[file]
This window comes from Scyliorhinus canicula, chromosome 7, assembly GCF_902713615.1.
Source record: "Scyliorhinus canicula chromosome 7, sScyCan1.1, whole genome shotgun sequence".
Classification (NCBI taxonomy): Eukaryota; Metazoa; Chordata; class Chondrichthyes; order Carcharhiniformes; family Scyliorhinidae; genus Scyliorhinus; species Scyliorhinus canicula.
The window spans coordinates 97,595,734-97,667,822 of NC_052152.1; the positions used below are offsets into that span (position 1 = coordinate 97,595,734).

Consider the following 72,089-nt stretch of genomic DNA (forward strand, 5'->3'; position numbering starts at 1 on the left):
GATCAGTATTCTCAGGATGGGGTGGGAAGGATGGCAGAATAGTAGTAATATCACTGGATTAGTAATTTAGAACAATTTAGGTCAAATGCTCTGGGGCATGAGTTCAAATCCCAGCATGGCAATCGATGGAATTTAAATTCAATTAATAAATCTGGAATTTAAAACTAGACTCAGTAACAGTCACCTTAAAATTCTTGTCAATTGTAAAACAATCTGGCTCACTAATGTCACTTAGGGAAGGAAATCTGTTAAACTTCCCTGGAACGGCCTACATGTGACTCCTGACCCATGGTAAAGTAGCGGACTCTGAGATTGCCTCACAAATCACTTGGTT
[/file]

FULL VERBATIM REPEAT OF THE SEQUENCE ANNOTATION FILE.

This window comes from Scyliorhinus canicula, chromosome 7, assembly GCF_902713615.1.
Source record: "Scyliorhinus canicula chromosome 7, sScyCan1.1, whole genome shotgun sequence".
Classification (NCBI taxonomy): Eukaryota; Metazoa; Chordata; class Chondrichthyes; order Carcharhiniformes; family Scyliorhinidae; genus Scyliorhinus; species Scyliorhinus canicula.
The window spans coordinates 97,595,734-97,667,822 of NC_052152.1; the positions used below are offsets into that span (position 1 = coordinate 97,595,734).

Consider the following 72,089-nt stretch of genomic DNA (forward strand, 5'->3'; position numbering starts at 1 on the left):
GATCAGTATTCTCAGGATGGGGTGGGAAGGATGGCAGAATAGTAGTAATATCACTGGATTAGTAATTTAGAACAATTTAGGTCAAATGCTCTGGGGCATGAGTTCAAATCCCAGCATGGCAATCGATGGAATTTAAATTCAATTAATAAATCTGGAATTTAAAACTAGACTCAGTAACAGTCACCTTAAAATTCTTGTCAATTGTAAAACAATCTGGCTCACTAATGTCACTTAGGGAAGGAAATCTGTTAAACTTCCCTGGAACGGCCTACATGTGACTCCTGACCCATGGTAAAGTAGCGGACTCTGAGATTGCCTCACAAATCACTTGGTT